Why the Airline Safety Video Can be a Great Marketing Tool — and How your Airline Can Get Started

While never stated explicitly, there seems to a tacit agreement that (creative) safety videos can only be produced by airlines with certain specific brand characteristics. This is an unfortunate assumption.

Here’s why:

  1. Video marketing is booming, and video is increasingly seen as one of the best ways to engage existing customers and to find new ones.
  2. Consider this: online video now accounts for 50% of mobile traffic.
  3. Videos can offer an immersive experience like no other form of media. (Virtual reality is still in its infancy.)

However, there’s a catch. While video is indeed growing rapidly, and sucking in millions of online consumers, everyone is doing it. Which creates a new challenge — while this indeed might be the media format most preferred online, not everything that is produced as a video works, or is worthy of attention. More than ever, there is a need to differentiate your marketing efforts from those of your competitors, and video is not the exception. Where can this differentiating niche be found?

The Social Marketing Paradox

Enter the airline safety video.

Until now the preserve of “bold” airlines such as Air New Zealand and Virgin America, the airline safety video — done creatively — is gaining a well-deserved reputation for being a useful marketing tool. The key is to understand the social marketing paradox.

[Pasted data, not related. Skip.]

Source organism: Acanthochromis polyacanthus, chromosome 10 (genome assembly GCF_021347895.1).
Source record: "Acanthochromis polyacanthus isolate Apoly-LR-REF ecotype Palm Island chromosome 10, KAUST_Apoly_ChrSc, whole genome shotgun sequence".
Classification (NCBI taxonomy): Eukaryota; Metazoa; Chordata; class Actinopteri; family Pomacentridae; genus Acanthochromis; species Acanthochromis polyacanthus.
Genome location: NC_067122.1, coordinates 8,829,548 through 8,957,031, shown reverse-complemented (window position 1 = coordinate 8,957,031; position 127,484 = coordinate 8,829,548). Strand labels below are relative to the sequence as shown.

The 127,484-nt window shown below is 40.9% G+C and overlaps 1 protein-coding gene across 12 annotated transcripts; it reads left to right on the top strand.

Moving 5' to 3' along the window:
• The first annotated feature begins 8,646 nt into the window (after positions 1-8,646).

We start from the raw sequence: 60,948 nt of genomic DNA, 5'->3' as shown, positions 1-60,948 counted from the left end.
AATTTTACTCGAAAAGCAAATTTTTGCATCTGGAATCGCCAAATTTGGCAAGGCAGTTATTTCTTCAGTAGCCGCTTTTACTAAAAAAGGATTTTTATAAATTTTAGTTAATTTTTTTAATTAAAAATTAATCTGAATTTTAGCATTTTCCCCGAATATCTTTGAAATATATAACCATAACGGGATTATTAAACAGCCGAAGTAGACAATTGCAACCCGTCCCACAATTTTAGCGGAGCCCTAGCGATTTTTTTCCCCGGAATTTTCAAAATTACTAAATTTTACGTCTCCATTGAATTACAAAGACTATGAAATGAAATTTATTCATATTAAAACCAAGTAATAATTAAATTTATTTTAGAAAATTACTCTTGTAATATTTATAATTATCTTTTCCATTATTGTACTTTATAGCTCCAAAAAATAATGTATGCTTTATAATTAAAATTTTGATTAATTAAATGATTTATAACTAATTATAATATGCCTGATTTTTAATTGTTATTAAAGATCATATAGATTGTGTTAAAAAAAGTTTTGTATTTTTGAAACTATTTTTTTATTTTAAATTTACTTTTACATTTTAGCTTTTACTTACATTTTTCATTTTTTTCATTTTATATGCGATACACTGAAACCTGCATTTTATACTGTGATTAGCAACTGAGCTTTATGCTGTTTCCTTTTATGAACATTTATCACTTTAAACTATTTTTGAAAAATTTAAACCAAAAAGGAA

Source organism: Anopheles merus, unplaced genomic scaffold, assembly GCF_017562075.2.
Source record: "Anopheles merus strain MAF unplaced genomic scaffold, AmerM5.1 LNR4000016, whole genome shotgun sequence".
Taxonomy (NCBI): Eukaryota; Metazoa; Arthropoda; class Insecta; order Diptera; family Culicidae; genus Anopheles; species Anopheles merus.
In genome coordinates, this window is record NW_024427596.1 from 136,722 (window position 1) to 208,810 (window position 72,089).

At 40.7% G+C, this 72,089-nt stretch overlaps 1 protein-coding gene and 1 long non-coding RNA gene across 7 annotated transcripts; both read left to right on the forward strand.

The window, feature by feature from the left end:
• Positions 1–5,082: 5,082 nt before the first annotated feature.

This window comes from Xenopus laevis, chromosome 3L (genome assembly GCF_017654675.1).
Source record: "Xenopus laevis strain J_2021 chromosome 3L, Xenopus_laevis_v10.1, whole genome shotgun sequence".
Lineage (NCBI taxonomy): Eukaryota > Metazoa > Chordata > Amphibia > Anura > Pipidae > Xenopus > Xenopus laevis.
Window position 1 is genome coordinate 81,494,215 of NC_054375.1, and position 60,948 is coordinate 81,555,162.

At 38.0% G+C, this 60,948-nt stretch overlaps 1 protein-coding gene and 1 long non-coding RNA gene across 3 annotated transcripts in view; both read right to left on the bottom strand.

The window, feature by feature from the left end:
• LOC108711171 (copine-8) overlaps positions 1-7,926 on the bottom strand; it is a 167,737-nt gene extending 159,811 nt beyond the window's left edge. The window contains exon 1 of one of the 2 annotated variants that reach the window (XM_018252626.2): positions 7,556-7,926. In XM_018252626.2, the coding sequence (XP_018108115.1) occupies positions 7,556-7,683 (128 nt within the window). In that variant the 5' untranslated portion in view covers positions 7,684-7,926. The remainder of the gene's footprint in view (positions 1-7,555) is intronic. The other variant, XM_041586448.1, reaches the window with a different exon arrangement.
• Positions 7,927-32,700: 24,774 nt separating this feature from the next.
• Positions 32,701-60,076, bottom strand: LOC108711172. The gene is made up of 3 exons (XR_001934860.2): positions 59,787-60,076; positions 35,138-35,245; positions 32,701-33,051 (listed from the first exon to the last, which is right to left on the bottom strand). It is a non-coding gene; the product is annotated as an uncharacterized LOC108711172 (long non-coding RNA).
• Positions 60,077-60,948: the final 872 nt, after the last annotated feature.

In an online-centric world, your audience is generally quite uniform in its interests, and it is the audience that gets to dictate the terms of engagement. Which means in order to engage them you must produce content that is likely to interest them. However, in some cases, this might mean making difficult brand-related decisions. The simplest way to understand the social marketing paradox is to ask yourself this question: how would a Singapore Airlines do a creative safety video without compromising its brand?

There are three ways to resolve this:

  1. Stories: For brands that wish to retain their relatively conservative brand image while being creative, adopting a story-telling technique could reap rewards. For instance, Singapore Airlines could showcase its service culture and attention to detail, using the Singapore Girl as a lever to demonstrate the various gentle ways in which the crew interacts and assists passengers to understand these safety instructions. The challenge is creating an interesting concept; the upside is a new way to do a safety video.
  2. Brand Quirks: This is the technique adopted by airlines such as Air New Zealand and Virgin America who wish to emphasise the boldness of their brands — hence, their approach to safety videos involves flamboyance / fantasy. The challenge is finding hyper-creative concepts at regular intervals; the upside is that the videos become great tools for projecting brand consistency. 
  3. Destination & Culture: Each region in the world is unique and interesting. And there’s probably no better way to showcase it than through video. The challenge is weaving in destination and cultural elements without making the video look tacky; the upside is having a video concept that nobody else can copy, due to the distinctness of your own culture. 


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